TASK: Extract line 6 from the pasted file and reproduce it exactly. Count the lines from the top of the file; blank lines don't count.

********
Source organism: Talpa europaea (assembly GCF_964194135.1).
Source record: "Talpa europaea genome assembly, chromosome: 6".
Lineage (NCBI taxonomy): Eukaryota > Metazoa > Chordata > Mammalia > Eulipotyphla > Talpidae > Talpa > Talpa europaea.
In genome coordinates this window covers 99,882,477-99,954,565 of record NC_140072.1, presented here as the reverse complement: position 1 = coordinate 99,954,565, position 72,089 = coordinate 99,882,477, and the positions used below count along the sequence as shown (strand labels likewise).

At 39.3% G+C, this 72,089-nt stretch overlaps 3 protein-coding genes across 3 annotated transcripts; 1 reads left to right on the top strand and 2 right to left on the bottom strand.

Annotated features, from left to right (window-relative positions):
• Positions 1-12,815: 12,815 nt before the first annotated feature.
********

Annotated features, from left to right (window-relative positions):